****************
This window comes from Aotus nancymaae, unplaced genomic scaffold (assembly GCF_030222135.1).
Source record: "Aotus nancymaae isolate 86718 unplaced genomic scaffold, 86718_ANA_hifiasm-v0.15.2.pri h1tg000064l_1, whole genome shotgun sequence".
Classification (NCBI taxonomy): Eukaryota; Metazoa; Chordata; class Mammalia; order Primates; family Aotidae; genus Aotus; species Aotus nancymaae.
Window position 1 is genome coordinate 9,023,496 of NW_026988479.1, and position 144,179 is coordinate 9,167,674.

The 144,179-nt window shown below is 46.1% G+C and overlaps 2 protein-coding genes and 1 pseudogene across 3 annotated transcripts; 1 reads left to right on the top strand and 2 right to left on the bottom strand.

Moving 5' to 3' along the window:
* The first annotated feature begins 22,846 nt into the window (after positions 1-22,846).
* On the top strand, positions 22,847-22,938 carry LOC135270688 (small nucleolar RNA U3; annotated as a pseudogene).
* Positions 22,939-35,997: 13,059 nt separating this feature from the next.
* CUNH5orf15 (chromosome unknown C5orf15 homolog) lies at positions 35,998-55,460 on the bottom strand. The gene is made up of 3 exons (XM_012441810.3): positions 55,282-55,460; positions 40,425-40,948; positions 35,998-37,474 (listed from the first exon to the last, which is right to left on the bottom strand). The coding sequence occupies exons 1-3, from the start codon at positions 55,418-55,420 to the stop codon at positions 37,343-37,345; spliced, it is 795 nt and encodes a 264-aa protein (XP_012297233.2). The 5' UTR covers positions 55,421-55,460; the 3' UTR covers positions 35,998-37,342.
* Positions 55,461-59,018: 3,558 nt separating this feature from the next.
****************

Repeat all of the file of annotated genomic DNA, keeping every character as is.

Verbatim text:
This window comes from Aotus nancymaae, unplaced genomic scaffold (assembly GCF_030222135.1).
Source record: "Aotus nancymaae isolate 86718 unplaced genomic scaffold, 86718_ANA_hifiasm-v0.15.2.pri h1tg000064l_1, whole genome shotgun sequence".
Classification (NCBI taxonomy): Eukaryota; Metazoa; Chordata; class Mammalia; order Primates; family Aotidae; genus Aotus; species Aotus nancymaae.
Window position 1 is genome coordinate 9,023,496 of NW_026988479.1, and position 144,179 is coordinate 9,167,674.

The 144,179-nt window shown below is 46.1% G+C and overlaps 2 protein-coding genes and 1 pseudogene across 3 annotated transcripts; 1 reads left to right on the top strand and 2 right to left on the bottom strand.

Moving 5' to 3' along the window:
* The first annotated feature begins 22,846 nt into the window (after positions 1-22,846).
* On the top strand, positions 22,847-22,938 carry LOC135270688 (small nucleolar RNA U3; annotated as a pseudogene).
* Positions 22,939-35,997: 13,059 nt separating this feature from the next.
* CUNH5orf15 (chromosome unknown C5orf15 homolog) lies at positions 35,998-55,460 on the bottom strand. The gene is made up of 3 exons (XM_012441810.3): positions 55,282-55,460; positions 40,425-40,948; positions 35,998-37,474 (listed from the first exon to the last, which is right to left on the bottom strand). The coding sequence occupies exons 1-3, from the start codon at positions 55,418-55,420 to the stop codon at positions 37,343-37,345; spliced, it is 795 nt and encodes a 264-aa protein (XP_012297233.2). The 5' UTR covers positions 55,421-55,460; the 3' UTR covers positions 35,998-37,342.
* Positions 55,461-59,018: 3,558 nt separating this feature from the next.